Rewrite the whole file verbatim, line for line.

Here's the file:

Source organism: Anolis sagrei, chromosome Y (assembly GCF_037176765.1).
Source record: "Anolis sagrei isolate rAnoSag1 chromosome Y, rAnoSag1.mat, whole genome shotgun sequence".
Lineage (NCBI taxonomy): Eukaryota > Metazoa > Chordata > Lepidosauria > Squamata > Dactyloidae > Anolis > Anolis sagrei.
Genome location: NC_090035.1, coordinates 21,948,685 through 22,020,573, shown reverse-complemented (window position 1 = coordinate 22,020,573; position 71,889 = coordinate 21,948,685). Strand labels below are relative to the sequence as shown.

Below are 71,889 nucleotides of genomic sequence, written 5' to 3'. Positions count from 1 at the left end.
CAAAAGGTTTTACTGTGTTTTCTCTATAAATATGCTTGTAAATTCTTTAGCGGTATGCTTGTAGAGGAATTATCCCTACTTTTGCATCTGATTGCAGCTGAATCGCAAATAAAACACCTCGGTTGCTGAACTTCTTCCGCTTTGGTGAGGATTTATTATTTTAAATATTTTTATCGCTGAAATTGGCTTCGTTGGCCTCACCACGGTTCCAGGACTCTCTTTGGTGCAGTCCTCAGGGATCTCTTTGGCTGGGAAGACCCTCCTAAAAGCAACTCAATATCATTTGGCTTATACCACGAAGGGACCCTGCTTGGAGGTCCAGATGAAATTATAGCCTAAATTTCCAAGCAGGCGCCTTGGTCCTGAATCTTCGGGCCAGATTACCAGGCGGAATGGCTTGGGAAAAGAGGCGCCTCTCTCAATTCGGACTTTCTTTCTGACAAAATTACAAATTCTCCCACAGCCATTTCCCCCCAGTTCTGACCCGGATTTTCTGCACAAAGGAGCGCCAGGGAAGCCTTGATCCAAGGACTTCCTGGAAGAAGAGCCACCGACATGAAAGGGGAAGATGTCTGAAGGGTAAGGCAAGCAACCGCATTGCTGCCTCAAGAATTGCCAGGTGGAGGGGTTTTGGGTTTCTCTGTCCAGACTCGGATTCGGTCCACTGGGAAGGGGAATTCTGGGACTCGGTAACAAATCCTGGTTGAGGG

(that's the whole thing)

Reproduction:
Source organism: Anolis sagrei, chromosome Y (assembly GCF_037176765.1).
Source record: "Anolis sagrei isolate rAnoSag1 chromosome Y, rAnoSag1.mat, whole genome shotgun sequence".
Lineage (NCBI taxonomy): Eukaryota > Metazoa > Chordata > Lepidosauria > Squamata > Dactyloidae > Anolis > Anolis sagrei.
Genome location: NC_090035.1, coordinates 21,948,685 through 22,020,573, shown reverse-complemented (window position 1 = coordinate 22,020,573; position 71,889 = coordinate 21,948,685). Strand labels below are relative to the sequence as shown.

Below are 71,889 nucleotides of genomic sequence, written 5' to 3'. Positions count from 1 at the left end.
CAAAAGGTTTTACTGTGTTTTCTCTATAAATATGCTTGTAAATTCTTTAGCGGTATGCTTGTAGAGGAATTATCCCTACTTTTGCATCTGATTGCAGCTGAATCGCAAATAAAACACCTCGGTTGCTGAACTTCTTCCGCTTTGGTGAGGATTTATTATTTTAAATATTTTTATCGCTGAAATTGGCTTCGTTGGCCTCACCACGGTTCCAGGACTCTCTTTGGTGCAGTCCTCAGGGATCTCTTTGGCTGGGAAGACCCTCCTAAAAGCAACTCAATATCATTTGGCTTATACCACGAAGGGACCCTGCTTGGAGGTCCAGATGAAATTATAGCCTAAATTTCCAAGCAGGCGCCTTGGTCCTGAATCTTCGGGCCAGATTACCAGGCGGAATGGCTTGGGAAAAGAGGCGCCTCTCTCAATTCGGACTTTCTTTCTGACAAAATTACAAATTCTCCCACAGCCATTTCCCCCCAGTTCTGACCCGGATTTTCTGCACAAAGGAGCGCCAGGGAAGCCTTGATCCAAGGACTTCCTGGAAGAAGAGCCACCGACATGAAAGGGGAAGATGTCTGAAGGGTAAGGCAAGCAACCGCATTGCTGCCTCAAGAATTGCCAGGTGGAGGGGTTTTGGGTTTCTCTGTCCAGACTCGGATTCGGTCCACTGGGAAGGGGAATTCTGGGACTCGGTAACAAATCCTGGTTGAGGG